All that amounts to a fairway wood that is very lightweight and easy to swing, with the weight focused towards the sole for playability and forgiveness. You also get a wide choice in lofts, from 3 all the way to 9-wood.
- Equally comfortable off the tee and on the fairway, a great option if you want a well-balanced wood.
- Excellent distance on shots, with faster ball speeds due to the Face Cup design.
- The Wood is incredibly easy and lightweight to swing, with good amounts of forgiveness.
- Looks great in the glossy black finish with neon accents.
- The feedback and sound are not the best in class.
- Probably not a good fit for the better swingers in the mid handicap range.
Worthy Competitor: TaylorMade M2 Fairway Wood
The 2017 edition of the M2 Fairway is an upgrade to what was already one of the best game improvement fairways of the past years. They have reinforced the shape of the clubhead for a much better impact sound and feedback, along with a Speed Pocket for extra ball speed and distance on shots.
TaylorMade included an inverted cone design, along with an ultra fast stainless steel face for a balance between ball speed and forgiveness. Overall the M2 has everything that the 2016 version offered, with a few choice improvements sweetening the deal.
- Excellent forgiveness and accuracy with the inverted cone face design.
- The Speed Pocket and “hot face” guarantees distance and speed on all shots, making drives from the tee a real pleasure.
- The wood is very lightweight and easy to swing.
- Looks good in the contrasting black and white finish, with the white on the crown aiding alignment.
- The sound is still a bit off, not as good as some other clubs in its class.
- Not as good from different lies.
Worthy Competitor: Callaway Big Bertha Fusion Fairway Wood
If you want maximum forgiveness on a game improvement fairway wood, you can’t possibly do any better than the Fusion from Callaway. Like the Epic, the Big Bertha Fusion also sports a triaxial carbon on the crown, but the club head has a quite radical, triangular shape.
Regarding performance, the Fusion rates highly on both forgiveness and distance, with a liberal dose of feedback thrown in for good measure.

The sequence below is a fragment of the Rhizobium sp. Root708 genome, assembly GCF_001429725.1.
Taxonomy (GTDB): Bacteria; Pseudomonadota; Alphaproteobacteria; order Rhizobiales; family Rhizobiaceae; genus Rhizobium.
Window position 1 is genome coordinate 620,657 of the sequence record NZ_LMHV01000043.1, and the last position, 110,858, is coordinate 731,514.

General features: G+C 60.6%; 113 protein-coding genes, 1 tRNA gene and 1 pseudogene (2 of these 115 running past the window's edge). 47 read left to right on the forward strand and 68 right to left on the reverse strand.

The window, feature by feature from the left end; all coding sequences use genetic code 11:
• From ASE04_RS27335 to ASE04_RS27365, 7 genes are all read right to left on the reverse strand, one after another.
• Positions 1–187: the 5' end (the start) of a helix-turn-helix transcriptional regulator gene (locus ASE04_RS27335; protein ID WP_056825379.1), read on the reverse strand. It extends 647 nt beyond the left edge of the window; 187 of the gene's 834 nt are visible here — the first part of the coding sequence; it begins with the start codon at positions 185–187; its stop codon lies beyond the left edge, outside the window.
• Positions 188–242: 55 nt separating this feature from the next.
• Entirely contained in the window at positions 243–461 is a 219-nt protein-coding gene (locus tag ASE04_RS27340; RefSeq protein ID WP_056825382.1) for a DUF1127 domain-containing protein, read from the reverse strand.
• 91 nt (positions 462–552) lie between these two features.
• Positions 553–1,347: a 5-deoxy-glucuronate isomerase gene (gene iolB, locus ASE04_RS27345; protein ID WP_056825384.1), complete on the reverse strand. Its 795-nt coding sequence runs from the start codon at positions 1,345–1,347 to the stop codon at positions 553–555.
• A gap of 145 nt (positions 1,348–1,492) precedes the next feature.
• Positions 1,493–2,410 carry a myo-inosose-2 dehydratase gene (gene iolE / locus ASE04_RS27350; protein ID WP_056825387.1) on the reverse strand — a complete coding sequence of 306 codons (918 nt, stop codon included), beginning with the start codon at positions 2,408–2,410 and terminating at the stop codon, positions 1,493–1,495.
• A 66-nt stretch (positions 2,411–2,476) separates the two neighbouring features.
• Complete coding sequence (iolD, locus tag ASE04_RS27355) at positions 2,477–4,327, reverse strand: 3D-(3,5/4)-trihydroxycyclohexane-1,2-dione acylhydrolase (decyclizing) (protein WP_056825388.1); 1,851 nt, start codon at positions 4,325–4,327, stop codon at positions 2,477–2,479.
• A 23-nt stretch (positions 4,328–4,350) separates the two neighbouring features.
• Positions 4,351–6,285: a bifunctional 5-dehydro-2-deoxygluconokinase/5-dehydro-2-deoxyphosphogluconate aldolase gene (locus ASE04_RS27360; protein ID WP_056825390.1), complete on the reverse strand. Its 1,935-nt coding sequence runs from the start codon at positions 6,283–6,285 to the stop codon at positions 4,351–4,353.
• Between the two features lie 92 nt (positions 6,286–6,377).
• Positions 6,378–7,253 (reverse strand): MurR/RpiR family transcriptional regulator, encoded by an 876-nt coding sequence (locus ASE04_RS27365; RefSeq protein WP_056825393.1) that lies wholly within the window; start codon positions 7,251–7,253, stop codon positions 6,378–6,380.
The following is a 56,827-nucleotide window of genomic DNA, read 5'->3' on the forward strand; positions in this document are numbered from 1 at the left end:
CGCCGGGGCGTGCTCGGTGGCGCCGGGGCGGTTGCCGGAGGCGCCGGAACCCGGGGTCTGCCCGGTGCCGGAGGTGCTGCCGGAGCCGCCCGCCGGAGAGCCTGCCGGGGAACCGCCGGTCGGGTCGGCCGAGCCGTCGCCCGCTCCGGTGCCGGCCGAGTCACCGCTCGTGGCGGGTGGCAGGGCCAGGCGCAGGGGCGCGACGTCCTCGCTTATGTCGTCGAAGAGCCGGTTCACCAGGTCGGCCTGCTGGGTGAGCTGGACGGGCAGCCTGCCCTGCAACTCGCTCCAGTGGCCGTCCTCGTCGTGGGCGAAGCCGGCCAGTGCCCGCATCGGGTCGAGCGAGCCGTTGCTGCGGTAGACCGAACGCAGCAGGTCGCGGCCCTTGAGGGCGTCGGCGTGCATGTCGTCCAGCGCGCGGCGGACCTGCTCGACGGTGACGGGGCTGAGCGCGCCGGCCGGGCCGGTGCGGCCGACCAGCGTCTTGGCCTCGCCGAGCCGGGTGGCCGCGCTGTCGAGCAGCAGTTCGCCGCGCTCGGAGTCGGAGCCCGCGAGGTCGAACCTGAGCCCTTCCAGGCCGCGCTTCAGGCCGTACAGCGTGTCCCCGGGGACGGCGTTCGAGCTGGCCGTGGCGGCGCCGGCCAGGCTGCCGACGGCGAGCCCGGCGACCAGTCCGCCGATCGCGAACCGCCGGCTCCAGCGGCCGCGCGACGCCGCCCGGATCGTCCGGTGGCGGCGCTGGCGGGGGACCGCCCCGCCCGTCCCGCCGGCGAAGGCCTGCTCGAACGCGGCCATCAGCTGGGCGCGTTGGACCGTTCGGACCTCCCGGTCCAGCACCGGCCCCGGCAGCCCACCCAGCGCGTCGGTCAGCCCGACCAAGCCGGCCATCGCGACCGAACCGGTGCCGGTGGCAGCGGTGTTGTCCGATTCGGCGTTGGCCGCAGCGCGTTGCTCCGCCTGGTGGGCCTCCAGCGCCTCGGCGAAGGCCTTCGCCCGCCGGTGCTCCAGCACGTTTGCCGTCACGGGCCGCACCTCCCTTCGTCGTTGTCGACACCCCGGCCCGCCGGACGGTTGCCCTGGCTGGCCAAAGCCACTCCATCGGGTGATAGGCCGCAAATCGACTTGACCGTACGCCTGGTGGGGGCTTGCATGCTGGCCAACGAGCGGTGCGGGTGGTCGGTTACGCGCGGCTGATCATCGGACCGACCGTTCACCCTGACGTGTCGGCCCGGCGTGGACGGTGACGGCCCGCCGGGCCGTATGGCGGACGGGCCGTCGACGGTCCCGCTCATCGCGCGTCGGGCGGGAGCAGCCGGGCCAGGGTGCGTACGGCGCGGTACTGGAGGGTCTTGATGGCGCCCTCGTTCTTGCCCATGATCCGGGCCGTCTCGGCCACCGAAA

The woods are easy to hit, and they stay hit when you get it right on the sweet spot. The woods are available in 3, 5 and 7-wood lofts.
- Matte black finish with red and white trim make this an attractive club.
- The steel-composite head produces a pleasingly muted feedback that sounds just right.
- Lots of forgiveness on offer inspires confidence to go for aggressive shots.
- Excellent shots from the tee, with high workability in all kinds of lies make this a versatile wood.
- One of the best fairway woods for mid handicappers with the best-in-class distance on shots.
- Too light for some players.
- The triangular clubhead looks odd for some.
Fairway Woods Introduction & Buying Guide
Woods are a family of golf clubs that include the 1-wood (more commonly called the driver), and the 3, 5 and 7-woods which are alluded to as fairway woods. The numbering on the wood denotes the loft angle, with the 1-wood being the lowest lofted and the 7-wood the highest.
You can even find higher lofted woods on the market. These 7, 9 and 11-woods are called utility woods. And thanks to the continuing innovations in club technology, it is possible to buy woods with adjustable lofts these days. Such a club can be transformed from a 3-wood to a 5, or 7-wood, though only in between rounds according to regulations.
Woods are used on longer par-5 and above courses for your second shot from the fairway when you still have a couple of hundred yards or more to go to reach the green. And on shorter holes, you can even use them from the tee with a full swing, instead of trying underpowered shots with your driver. Woods are also lofted enough to provide some workability from the rough but do note that some models may be optimized for one function over the other.
Fairway Woods vs. Hybrids